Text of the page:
I don’t care what they say
I won’t stay in a world without… music.
The summer before I entered second grade, my family moved to a house on a court in a neighborhood with rows of cookie-cutter homes standing side-by-side on straight streets.
The family that lived in the house on the left corner of our little street had an Irish Setter. I think we (kids) called her “Big Red”. I don’t know if that was her real name, but that’s what she looked like to us. When Big Red had a litter of puppies, I had dreams of bringing one home with me to be a friend to our family dog. It was a dream left unfulfilled, however…
In the corner house on the right, there was an older couple that often played opera music, loudly. I used to ride past their house on my bike a lot, back and forth, stopping every once in a while on the sidewalk, but trying not to look like I was paying any attention to them. It was hard, though… because they had their front door and windows open all the time, so the music had no choice but to escape outside.
Some neighbors didn’t like it. It just wasn’t their style, I guess. Or maybe they didn’t understand people who were moved enough by musical works of art to display them so openly for all to share. I don’t know. Maybe it was just the noise level that they found offensive. I, myself, am not really an opera aficionado, but… when sounds so beautiful were filling the air, I found it hard to believe anyone would think to discount them so easily.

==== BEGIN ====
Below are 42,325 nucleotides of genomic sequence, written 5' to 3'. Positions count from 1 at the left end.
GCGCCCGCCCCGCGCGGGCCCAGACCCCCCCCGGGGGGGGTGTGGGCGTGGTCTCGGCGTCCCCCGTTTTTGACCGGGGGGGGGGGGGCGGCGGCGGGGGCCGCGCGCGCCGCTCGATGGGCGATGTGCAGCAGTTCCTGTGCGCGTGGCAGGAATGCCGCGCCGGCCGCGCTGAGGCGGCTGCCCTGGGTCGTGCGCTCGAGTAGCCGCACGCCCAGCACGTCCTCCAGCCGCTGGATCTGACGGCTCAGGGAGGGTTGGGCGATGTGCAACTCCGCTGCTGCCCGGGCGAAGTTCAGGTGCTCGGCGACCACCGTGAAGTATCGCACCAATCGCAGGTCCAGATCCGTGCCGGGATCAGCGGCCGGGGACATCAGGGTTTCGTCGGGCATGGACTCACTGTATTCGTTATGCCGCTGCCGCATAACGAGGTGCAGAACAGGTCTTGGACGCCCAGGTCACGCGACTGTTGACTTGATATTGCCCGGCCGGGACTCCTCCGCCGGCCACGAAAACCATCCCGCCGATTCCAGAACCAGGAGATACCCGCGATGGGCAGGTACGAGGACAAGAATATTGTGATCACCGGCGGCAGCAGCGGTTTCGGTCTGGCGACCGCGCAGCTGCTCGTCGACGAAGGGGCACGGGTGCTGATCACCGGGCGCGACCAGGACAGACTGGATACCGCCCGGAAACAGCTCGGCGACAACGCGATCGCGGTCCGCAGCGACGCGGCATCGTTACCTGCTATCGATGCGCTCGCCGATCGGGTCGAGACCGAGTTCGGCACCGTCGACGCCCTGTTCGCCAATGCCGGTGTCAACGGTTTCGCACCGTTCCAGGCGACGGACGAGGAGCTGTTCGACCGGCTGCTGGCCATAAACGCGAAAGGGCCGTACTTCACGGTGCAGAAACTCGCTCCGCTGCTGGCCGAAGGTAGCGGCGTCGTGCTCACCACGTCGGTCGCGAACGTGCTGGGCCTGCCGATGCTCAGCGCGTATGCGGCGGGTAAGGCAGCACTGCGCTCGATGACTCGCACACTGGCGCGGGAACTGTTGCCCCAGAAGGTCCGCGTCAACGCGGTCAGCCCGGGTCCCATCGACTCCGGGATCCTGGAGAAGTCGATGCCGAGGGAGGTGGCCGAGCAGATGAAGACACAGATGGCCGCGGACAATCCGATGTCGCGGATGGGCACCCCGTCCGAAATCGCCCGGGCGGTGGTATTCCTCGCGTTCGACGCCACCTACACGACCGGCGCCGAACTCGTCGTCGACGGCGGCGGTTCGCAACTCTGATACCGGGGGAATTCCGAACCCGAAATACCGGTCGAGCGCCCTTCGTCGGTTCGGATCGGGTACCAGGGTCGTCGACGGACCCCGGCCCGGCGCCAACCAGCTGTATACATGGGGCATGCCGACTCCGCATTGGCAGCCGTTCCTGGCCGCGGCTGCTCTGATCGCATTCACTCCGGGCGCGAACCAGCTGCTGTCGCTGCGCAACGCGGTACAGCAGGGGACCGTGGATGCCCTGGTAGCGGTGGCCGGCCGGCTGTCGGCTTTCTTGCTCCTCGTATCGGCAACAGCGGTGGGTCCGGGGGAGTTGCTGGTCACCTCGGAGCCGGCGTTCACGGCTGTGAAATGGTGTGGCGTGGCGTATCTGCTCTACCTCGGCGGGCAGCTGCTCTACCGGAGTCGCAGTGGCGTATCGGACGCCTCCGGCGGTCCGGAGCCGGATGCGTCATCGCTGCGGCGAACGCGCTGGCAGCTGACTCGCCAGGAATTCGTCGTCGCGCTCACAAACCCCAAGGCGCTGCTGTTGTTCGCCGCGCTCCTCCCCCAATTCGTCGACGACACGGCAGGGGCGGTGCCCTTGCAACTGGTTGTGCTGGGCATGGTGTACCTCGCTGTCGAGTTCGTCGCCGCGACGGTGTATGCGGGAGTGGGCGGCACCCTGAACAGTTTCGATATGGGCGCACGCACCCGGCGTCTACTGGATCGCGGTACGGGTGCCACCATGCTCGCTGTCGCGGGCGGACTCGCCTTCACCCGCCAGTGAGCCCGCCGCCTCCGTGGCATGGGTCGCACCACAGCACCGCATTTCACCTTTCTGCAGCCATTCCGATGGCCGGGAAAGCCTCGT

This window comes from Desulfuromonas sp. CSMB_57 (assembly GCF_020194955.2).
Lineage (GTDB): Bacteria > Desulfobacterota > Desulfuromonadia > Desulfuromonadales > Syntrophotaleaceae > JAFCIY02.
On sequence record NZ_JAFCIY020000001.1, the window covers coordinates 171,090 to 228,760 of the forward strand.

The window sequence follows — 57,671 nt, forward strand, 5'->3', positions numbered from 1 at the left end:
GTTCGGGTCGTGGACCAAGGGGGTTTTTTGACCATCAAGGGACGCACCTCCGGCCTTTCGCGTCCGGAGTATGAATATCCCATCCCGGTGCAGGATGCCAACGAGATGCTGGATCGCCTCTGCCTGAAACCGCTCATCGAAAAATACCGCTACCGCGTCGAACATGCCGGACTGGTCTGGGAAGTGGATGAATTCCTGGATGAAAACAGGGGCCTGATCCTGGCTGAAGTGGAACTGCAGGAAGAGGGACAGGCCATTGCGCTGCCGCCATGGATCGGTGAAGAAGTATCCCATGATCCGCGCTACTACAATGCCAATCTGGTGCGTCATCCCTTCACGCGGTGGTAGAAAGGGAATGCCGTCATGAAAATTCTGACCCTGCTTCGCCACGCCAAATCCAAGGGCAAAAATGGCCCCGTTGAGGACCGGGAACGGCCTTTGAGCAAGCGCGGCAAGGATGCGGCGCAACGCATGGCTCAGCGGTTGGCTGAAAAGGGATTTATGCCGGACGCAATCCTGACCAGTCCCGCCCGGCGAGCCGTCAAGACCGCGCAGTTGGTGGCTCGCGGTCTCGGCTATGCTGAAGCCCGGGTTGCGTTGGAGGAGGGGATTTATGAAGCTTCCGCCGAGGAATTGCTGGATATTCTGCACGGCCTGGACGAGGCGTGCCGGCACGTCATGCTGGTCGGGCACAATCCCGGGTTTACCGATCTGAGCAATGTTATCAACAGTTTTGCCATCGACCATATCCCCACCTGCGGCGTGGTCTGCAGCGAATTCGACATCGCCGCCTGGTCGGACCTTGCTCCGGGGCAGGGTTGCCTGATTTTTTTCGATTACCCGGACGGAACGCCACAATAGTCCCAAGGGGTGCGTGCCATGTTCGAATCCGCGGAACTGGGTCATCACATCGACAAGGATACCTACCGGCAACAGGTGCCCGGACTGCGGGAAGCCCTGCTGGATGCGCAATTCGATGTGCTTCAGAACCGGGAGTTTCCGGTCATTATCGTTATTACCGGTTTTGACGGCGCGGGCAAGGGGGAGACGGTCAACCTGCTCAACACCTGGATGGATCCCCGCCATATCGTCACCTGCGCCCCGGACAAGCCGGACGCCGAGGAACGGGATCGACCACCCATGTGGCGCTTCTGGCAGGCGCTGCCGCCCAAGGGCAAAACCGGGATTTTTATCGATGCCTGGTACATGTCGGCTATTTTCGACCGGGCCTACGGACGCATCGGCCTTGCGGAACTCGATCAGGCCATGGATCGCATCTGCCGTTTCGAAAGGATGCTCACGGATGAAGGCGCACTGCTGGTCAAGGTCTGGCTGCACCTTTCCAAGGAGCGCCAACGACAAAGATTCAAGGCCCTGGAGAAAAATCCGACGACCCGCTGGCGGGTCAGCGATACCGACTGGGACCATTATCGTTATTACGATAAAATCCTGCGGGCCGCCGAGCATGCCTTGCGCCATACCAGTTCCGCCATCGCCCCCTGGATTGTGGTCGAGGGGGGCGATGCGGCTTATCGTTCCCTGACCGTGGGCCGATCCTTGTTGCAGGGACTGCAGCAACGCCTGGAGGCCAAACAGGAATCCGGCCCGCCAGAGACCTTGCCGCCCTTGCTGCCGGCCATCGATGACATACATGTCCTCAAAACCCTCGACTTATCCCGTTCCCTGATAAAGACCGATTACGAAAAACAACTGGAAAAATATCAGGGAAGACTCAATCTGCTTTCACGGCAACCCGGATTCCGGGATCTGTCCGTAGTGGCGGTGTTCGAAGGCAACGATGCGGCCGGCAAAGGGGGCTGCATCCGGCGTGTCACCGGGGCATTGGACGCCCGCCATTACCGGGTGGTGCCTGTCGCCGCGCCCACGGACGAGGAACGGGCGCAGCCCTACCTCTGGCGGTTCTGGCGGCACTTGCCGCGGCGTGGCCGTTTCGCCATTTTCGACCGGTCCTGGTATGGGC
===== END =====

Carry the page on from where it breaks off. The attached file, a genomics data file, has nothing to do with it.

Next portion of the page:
I just couldn’t help being drawn in. I would make up excuses to stop on the sidewalk and peer inside the “opera house” — like checking my bike tire to see if it was inflated enough, or if any of my colored straws had spun off the spokes of my wheels. What I really wanted to know was what the people looked like — the ones who lived there and listened without a care in the world, opening up their home to anyone and everyone to enjoy the music they were playing.
Even after I would ride away, I’d be picturing myself standing in the middle of their living room just taking it all in. I don’t know if they ever saw me watching and listening from outside… looking through the windows for someone who may be sitting in a chair singing in their head as they leafed through a magazine… or dancing in the kitchen as they made dinner. Or maybe doing something like this. But that’s the age I was when I decided: That is the kind of life I want to have.
Open, free, shared, alive… and filled with love, magic and music.
If this sounds remotely familiar, it
may be because I mentioned it and
the neighborhood once before.